In case you didn’t know that Halloween is upon us once again, the fun-sized candy bars, pumpkin spice lattes, and throwaway costumes for sale everywhere you turn should be a clue. If you’re lucky enough to be traveling to Paris during this time, you’re also lucky enough to escape the holiday and all its commercialism. French citizens don’t typically celebrate Halloween and neither do their grocery stores, coffee shops, or schools. But if the spookiness surrounding October happens to make it one of your favorite months – or if you enjoy feeling chills run up and down your spine just because – Paris will not disappoint. These three tours will take your exploration of the city to deeper, darker levels.

Paris Catacombs: The Paris Catacombs have sparked the curiosity of locals and visitors since the 1800s.To visit the graves of nearly six million Parisians, you’ll descend a winding staircase to a series of caverns and underground tunnels neatly stacked floor-to-ceiling with bones. It’s cool and damp, which, paired with the macabre nature of the 45-minute visit, makes for an eerie experience. The path is clear, but closed-off entryways and graffiti suggest that after-hours and not-exactly-legal visits are common.


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To protect citizens from disease, the Council of the State ordered the evacuation of the Cemetery of Innocent to these quarries in 1785. For two years, under the cloak of night, priests accompanied a procession of carts piled with bones until the cemetery had been cleared. The Catacombs continued to collect the bones of all Parisian cemeteries until 1814. Since then, thousands of visitors have snaked through its tunnels, and the arches and lighting were even updated in 2005 to make for a more pleasant and photogenic experience. Catacombs of Paris, 1, avenue of Colonel Henri Rol-Tanguy, 75014, €8 (about $11)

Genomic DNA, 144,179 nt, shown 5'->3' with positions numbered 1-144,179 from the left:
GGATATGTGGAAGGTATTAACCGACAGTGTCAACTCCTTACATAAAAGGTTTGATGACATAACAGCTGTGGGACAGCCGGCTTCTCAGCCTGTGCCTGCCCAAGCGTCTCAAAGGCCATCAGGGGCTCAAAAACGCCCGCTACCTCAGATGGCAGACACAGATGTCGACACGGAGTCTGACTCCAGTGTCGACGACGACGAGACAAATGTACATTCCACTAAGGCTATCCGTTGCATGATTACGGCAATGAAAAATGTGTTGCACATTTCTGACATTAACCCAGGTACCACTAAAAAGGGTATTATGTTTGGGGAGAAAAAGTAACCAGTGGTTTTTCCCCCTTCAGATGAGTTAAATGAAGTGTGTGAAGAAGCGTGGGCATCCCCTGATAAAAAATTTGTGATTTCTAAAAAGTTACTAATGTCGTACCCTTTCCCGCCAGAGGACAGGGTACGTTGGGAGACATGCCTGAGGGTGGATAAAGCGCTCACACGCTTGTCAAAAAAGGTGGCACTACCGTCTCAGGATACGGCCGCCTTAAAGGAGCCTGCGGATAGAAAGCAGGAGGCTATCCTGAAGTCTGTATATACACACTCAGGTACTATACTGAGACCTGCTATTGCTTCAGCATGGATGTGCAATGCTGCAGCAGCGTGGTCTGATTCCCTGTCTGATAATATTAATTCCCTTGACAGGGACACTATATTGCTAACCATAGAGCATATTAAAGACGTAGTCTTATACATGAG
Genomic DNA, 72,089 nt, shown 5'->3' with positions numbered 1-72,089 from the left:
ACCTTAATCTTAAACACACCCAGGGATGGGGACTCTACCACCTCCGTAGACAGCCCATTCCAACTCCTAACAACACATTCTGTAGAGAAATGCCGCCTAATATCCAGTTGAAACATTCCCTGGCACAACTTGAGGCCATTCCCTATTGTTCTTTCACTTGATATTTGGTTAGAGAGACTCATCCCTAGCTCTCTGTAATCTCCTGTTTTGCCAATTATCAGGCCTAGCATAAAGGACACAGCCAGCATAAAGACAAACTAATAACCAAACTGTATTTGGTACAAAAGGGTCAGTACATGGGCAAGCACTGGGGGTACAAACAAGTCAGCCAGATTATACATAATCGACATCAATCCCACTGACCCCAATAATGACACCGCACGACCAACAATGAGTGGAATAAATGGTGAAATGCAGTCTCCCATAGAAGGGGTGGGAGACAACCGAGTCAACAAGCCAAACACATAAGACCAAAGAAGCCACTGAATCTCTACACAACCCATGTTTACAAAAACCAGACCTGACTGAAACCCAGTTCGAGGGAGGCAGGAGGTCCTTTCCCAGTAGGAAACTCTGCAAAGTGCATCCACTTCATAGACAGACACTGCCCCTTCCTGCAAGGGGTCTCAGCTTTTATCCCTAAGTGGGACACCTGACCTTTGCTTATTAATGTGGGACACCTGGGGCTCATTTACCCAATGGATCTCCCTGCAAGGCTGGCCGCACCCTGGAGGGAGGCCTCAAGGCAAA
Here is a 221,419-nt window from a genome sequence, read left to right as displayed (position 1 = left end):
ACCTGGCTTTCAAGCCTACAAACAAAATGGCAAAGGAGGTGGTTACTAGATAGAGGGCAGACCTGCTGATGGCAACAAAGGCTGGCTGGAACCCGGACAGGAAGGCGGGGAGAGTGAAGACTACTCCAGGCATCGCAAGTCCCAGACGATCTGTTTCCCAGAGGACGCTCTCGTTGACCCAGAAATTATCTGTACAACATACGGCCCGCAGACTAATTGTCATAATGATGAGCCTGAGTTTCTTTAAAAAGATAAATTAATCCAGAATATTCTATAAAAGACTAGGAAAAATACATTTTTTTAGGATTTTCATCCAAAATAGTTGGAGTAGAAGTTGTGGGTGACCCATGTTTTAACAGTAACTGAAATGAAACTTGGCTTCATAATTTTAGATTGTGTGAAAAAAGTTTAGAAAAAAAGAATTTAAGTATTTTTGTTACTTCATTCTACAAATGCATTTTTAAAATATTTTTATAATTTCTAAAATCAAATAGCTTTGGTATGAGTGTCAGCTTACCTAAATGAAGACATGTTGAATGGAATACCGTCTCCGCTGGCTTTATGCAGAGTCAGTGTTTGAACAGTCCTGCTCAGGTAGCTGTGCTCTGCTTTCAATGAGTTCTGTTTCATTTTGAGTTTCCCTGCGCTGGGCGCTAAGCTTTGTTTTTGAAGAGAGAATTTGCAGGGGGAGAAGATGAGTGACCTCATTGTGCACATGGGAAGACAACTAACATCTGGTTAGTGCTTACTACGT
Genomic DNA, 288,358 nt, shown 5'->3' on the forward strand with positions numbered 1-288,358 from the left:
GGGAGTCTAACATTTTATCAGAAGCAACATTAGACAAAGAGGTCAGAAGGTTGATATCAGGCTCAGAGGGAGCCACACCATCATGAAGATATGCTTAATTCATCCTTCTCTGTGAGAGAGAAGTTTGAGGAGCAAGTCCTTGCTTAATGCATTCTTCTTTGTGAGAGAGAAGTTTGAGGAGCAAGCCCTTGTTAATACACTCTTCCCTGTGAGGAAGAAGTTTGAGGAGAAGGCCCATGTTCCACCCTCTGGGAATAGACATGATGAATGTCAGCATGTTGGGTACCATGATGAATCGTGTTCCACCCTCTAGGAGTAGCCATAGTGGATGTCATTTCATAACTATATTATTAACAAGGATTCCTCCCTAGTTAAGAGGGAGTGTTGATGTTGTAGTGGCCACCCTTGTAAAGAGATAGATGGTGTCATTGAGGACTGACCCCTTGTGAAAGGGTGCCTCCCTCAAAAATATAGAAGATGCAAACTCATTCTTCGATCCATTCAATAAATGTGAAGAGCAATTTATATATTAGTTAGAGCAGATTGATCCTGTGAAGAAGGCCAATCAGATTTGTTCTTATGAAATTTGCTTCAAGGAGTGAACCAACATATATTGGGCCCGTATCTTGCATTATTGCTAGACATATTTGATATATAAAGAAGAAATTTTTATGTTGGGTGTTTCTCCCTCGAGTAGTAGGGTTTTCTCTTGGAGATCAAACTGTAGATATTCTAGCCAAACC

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Le Musée des Égouts: Few cities would open their sewers to visitors and few tourists would accept the offer. But Paris is certainly a city with a little something for everyone. This museum invites visitors to the depths of Paris to explore a part of its sewer network and the city’s sanitation and water transportation history. The museum is surprisingly spacious, as the sewers were constructed to house large machinery, such as steam cranes and giant balls to clean drains, both of which are on display.

Other items in the museum include mannequins sporting authentic sanitation uniforms, light-up models that show the city’s water cycle, and dioramas of those furry little animals who tend to call the sewers their home – rats! Le Musée des Égouts also pays homage to Eugene Belgrand, who engineered the modern sewer system, and Victor Hugo, who wrote about the sewers in great detail in Les Miserables.

A visit to the Sewer Museum will last about an hour. Although relatively clean considering the museum is housed… well, in a sewer, visitors are encouraged to wash their hands after leaving.  Musée des Égouts, entrance located next to 93 quai d’Orsay, 75007, €4,30 (about $6)

Paris ghost stations: Paris boasts one of the oldest and most extensive subway networks in the world, so it’s no surprise that some of its stations were left unfinished, abandoned, or were closed. It’s rare you’ll have an opportunity to visit one such ghost station, but with a little bit of advance planning and know-how, it’s possible. ADEMAS, the Metro Historical Association, offer tours of the subway once every four to six weeks. These popular tours fill up quickly and are limited to 30 guests, so if you see one that works for your schedule, register immediately.

The half-day tours explore the history of the metro, and tour guides explain interesting details such as what materials were used in its construction. The tour finishes by passing through two ghost stations, including Saint-Martin. This station closed during World War II, reopened briefly, then closed again because another close by station could easily service riders. Early bas-relief enamel advertisements from 60 years ago still remain intact. Aside from the frozen-in-time ads, the station looks just like any other, minus the constant flux of people, noise, and trains. The silence makes for chilling experience.

These tours are conducted in French, but if you have a group of English speakers and contact ADEMAS in advance, they’ll be happy to accommodate an English-speaking tour. Tours leave from Place Sainte-Opportune at Châtelet, 75001, €12 (about $17 dollars)

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